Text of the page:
last May he was off again by building the north and south additions,
and there is no telling what day he will be off again.
Thirty-five years ago this day, the blood of brothers
was spilled in this city by the cannon, sword, and cold lead. Sixty-nine
years ago a great question was before the thinking people of the State
of Virginia. They said there was something strange appeared about
three miles west of Jonesboro. The wise men of the East and the women
of the West were called together. They said, "What is it?" They studied
a minute; an old lady said, " P-p-perhaps it is a baby." As near
as I can remember I was a warrior at that time, and I told them so in plain
English in less than one hour. My mother said I could come as near
saying "war" (wab) as any child she ever saw when I was an hour old.
I could say it with a kind of a Southern twang, and it has been war ever
since for some cause.
Now you are interested in this great question of
Osteopathy. When a preacher gets up, be takes a text; then he preaches
to it and from it, just as he can. If I take my text, I expect I
will preach a good ways from it. My text is this: Who discovered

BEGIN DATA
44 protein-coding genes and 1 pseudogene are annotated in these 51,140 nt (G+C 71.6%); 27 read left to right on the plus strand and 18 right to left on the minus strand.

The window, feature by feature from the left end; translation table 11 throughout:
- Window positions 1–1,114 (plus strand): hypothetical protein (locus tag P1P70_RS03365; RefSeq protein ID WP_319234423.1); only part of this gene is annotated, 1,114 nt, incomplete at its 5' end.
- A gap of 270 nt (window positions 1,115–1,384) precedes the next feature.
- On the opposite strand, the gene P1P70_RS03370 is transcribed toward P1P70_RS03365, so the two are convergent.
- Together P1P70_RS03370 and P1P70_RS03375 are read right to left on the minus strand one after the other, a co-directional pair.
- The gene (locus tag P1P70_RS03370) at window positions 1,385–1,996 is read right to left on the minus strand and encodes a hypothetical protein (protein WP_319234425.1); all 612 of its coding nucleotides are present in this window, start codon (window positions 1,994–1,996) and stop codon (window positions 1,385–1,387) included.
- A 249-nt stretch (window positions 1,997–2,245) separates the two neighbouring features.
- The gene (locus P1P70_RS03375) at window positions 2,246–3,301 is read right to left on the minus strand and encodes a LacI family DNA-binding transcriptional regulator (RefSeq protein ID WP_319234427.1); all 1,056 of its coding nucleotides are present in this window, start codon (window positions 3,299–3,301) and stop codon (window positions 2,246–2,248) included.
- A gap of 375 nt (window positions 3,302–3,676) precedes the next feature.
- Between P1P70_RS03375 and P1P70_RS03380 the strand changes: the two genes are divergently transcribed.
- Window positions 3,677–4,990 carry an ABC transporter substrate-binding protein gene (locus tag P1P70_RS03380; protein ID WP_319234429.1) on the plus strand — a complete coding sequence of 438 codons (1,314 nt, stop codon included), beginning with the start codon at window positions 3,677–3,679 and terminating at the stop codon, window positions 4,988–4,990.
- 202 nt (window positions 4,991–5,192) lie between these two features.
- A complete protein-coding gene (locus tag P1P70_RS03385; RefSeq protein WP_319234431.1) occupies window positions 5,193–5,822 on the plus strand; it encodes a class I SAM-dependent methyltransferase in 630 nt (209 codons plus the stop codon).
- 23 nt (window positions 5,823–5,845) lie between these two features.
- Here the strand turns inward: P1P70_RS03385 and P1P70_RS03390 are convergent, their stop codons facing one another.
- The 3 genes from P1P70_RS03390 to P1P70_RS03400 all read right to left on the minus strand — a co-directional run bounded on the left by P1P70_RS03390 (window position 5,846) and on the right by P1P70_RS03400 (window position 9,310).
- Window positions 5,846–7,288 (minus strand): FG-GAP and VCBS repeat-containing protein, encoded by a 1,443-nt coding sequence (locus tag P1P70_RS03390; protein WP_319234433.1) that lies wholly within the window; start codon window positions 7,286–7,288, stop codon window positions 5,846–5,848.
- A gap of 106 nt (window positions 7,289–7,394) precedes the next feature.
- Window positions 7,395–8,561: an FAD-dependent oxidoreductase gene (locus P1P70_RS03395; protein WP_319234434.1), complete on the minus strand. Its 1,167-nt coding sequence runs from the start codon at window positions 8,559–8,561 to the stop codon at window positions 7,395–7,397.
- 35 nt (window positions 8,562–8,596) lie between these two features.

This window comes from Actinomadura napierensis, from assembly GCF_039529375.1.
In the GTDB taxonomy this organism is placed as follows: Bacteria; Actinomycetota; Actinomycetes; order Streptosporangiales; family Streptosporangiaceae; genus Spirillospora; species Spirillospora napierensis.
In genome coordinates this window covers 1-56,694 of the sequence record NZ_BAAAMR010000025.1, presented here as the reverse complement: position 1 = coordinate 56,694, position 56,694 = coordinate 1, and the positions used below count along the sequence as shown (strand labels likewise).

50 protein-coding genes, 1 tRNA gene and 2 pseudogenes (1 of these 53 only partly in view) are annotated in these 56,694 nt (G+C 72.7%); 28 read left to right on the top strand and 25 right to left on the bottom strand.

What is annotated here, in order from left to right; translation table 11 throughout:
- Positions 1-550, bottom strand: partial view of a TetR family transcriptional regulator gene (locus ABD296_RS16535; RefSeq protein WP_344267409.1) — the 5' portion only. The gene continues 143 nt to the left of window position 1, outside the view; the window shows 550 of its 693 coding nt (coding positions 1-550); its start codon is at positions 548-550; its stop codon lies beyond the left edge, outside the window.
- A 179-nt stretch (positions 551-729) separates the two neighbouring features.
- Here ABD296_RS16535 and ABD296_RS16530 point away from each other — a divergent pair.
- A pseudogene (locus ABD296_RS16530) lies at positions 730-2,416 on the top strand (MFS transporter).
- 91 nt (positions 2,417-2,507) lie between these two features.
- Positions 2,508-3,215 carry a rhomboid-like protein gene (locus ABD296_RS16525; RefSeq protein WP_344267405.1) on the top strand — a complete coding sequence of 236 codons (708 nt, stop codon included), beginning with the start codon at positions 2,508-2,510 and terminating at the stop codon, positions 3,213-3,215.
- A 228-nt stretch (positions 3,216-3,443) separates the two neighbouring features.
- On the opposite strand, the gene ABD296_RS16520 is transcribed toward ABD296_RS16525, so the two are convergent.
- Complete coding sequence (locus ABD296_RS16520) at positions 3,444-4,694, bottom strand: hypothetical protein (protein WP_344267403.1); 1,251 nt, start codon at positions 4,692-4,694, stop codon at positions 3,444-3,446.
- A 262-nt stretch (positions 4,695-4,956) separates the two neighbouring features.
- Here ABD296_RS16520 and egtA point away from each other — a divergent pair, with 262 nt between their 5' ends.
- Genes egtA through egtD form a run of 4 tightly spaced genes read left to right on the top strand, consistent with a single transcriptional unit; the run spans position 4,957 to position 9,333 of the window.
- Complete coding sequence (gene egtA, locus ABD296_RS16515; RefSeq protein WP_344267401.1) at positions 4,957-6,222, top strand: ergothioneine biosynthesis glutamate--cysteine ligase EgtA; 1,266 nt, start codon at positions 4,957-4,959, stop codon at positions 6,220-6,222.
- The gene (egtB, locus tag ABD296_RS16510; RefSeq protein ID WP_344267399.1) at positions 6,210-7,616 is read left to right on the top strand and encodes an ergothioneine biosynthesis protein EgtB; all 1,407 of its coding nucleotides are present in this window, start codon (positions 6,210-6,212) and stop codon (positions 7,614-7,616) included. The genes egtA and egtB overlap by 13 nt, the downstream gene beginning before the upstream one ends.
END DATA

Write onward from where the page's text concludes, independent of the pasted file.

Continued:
Osteopathy? Twenty-four years ago, the 22d day of next June, at ten
o'clock, I saw a small light in the horizon of truth. It was put
in my hand, as I understood it, by the God of nature. That light
bore on its face the inscription: "This is My medical library, surgery,
and obstetrics. This is My book with all directions, instructions,
doses, sizes, and quantities to be used in all cases of sickness, and birth,
the beginning of man; in childhood, youth, and declining days." I am something
of what people call "inspired." We Methodists call it "intuitive." The
other classes have different names for it -- clairvoyant and clairaudient.
Sometimes I was so clairvoyant that I could see my father twenty miles
from home: I could see him very plainly cutting a switch for my brother
Jim and I, if we hadn't done a good day's work. That is called clairvoyance.
Then I could hear him say: "If you don't plow faster I will tan you twice
a week." That is clairaudience.
I was born to know something of drugs. I knew
they tasted nasty; I knew they made me sick, and very sick; I knew I didn't
like them. I grew up with the question, as soon as I was old enough
to reason at all, whether or not God justified by any means whatever the
idea that a man should be released from one poison by the use of another.
That if the season should be cold, hot, wet, or dry, and you should become